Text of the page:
I am continually dogged with this unswerving sense that I am wasting my days away. I haven’t cracked open a book in like, a week and a half, or something. Partly it is the lack of routine, and my chronic absence of discipline prevents me from being able to adhere to my own schedule if no one – or nothing – imposes it on me.
That said, while I am excited about starting work relief-teaching on July 30th – if I even start, seeing as I have yet to sign any contract – I am also wary about what that means for my free time. I don’t want to go into college exhausted from summer work, after all.
This article on Why Women Still Can’t Have It All should, I think, be read by all ambitious women. Maybe even all women, in general, by which I mean that small segment of women who, as the author observes, has choices. It is very, very long, but incredibly well-written and incisive and substantial, and the author has impeccable credentials. It was very inspirational, too, in a way and to an extent I can remember few things in my past year being. Spending four formative years in a girls’ school leaves an imprint, and reading the article right after my Secondary Four class reunion was serendipitously affective. In RGS, I was taught that I could do anything, my gender notwithstanding, and so it has never felt like an obstacle, being female. But the article raises genuine concerns about the practicality of parenting and working simultaneously, and offers levelheaded, insightful comments about work-life balance, and the realities of struggling to achieve it. On a broader note, it invokes questions about life choices, too, because there is a section on the importance of choosing the right partner:
Sandberg’s second message in her Barnard commencement address was: “The most important career decision you’re going to make is whether or not you have a life partner and who that partner is.””
More than that, of course, questions about kids, relationships, etc. I don’t want kids now, but that is because I see the word ‘kid’ as synonymous with weight, and rightly so, but it is not inconceivable that I should find myself in a position where I do want them, biological or adopted. The one thing Pearson has done for me is to reorient my perspective so that I now take travelling, and working internationally, and the constant movement that implies, as the norm. I don’t imagine – or at least, I don’t want to be – staying in the same place for very long, and I would expect my work to take me places, every month. The tragic fatality underlying these dreams is more than evident, I suppose, at least to my child eyes. I can only anticipate acclimatizing more and more to frequent arrivals and departures. The freedom to choose is a double-edged sword.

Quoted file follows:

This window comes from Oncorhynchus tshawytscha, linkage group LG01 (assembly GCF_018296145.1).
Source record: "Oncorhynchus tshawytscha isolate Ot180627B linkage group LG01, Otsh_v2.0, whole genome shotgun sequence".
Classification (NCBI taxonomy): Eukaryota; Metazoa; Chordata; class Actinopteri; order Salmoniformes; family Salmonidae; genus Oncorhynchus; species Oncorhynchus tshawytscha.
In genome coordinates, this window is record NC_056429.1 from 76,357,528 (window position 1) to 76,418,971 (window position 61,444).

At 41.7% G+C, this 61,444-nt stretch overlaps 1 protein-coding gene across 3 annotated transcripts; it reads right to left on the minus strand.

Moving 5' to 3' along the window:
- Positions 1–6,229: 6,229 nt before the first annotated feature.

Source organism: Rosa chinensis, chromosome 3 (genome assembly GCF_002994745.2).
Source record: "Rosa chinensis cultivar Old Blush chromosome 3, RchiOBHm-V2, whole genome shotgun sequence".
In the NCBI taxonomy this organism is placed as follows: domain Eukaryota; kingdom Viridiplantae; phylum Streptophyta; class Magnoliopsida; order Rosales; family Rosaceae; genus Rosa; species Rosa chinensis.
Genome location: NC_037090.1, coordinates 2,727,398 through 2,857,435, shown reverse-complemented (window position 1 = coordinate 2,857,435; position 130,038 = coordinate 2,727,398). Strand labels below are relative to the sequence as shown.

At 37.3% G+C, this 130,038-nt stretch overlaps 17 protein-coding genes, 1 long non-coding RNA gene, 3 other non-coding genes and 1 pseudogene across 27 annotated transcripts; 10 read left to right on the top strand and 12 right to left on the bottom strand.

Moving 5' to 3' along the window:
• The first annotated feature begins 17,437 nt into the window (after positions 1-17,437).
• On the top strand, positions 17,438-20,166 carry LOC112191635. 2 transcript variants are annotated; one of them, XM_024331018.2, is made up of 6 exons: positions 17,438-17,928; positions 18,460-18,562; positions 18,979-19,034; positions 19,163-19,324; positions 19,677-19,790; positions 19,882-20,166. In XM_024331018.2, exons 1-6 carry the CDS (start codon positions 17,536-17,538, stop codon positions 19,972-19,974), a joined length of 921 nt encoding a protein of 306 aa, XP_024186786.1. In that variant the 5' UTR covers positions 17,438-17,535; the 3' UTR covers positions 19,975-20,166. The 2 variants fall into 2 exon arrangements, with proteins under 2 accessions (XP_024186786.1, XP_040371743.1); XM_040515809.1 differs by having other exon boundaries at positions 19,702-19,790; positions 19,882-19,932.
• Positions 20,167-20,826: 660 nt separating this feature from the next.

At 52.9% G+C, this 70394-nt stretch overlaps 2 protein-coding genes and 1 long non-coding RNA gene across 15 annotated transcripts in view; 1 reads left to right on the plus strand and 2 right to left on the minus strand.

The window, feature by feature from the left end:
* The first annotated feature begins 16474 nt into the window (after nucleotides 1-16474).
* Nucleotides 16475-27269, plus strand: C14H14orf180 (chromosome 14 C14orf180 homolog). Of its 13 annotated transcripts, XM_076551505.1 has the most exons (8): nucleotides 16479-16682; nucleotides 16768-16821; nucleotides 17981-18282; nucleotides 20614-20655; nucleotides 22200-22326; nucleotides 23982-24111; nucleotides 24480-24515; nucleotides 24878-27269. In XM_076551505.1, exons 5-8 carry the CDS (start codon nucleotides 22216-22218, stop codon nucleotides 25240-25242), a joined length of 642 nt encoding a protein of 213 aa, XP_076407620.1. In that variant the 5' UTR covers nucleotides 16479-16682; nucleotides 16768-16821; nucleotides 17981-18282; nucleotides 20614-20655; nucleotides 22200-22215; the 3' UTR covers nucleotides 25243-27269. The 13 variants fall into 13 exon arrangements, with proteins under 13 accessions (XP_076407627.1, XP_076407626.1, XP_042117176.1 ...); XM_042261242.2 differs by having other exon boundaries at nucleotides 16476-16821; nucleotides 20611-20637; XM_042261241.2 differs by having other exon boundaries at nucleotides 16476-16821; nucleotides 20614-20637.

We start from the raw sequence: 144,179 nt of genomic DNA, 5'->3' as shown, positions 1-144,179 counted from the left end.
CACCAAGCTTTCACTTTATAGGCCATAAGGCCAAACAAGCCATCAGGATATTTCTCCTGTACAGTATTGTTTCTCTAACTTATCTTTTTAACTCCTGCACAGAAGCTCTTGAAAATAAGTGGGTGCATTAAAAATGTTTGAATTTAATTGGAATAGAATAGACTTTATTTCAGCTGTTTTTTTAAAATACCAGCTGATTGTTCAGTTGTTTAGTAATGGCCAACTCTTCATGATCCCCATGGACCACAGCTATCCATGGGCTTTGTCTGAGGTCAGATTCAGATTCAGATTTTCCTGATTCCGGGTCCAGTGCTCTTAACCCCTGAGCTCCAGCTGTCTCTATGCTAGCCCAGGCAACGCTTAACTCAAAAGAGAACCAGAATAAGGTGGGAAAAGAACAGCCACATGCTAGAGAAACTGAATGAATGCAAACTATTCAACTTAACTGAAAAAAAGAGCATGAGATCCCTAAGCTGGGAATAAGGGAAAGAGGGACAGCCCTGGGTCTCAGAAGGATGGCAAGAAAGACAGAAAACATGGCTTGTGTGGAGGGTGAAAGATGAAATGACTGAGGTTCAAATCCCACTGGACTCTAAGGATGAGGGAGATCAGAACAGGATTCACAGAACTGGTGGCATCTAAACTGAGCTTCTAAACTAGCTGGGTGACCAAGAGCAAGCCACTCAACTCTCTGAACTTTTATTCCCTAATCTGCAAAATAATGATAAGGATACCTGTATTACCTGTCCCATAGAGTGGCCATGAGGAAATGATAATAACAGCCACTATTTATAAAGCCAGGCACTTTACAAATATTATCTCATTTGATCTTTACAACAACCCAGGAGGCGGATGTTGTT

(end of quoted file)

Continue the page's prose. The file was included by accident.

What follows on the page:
There is something unpleasant stuck inside my back pocket. I think there was a sweet in there and I accidentally sat on it, and it oozed everywhere. Yes, I felt like I had to share that.. This evening I also had the pleasure of joining a foreign language immersion dinner, and so I was given the opportunity to feel wholly inadequate about my French and to stutter Anglo-Saxon sounds hoping they resemble actual German words. Fun, though. Some interesting people. Where you go to school does define you, a little, at least in people’s perception of you.
I can’t seem to go to sleep before 2 am, these days.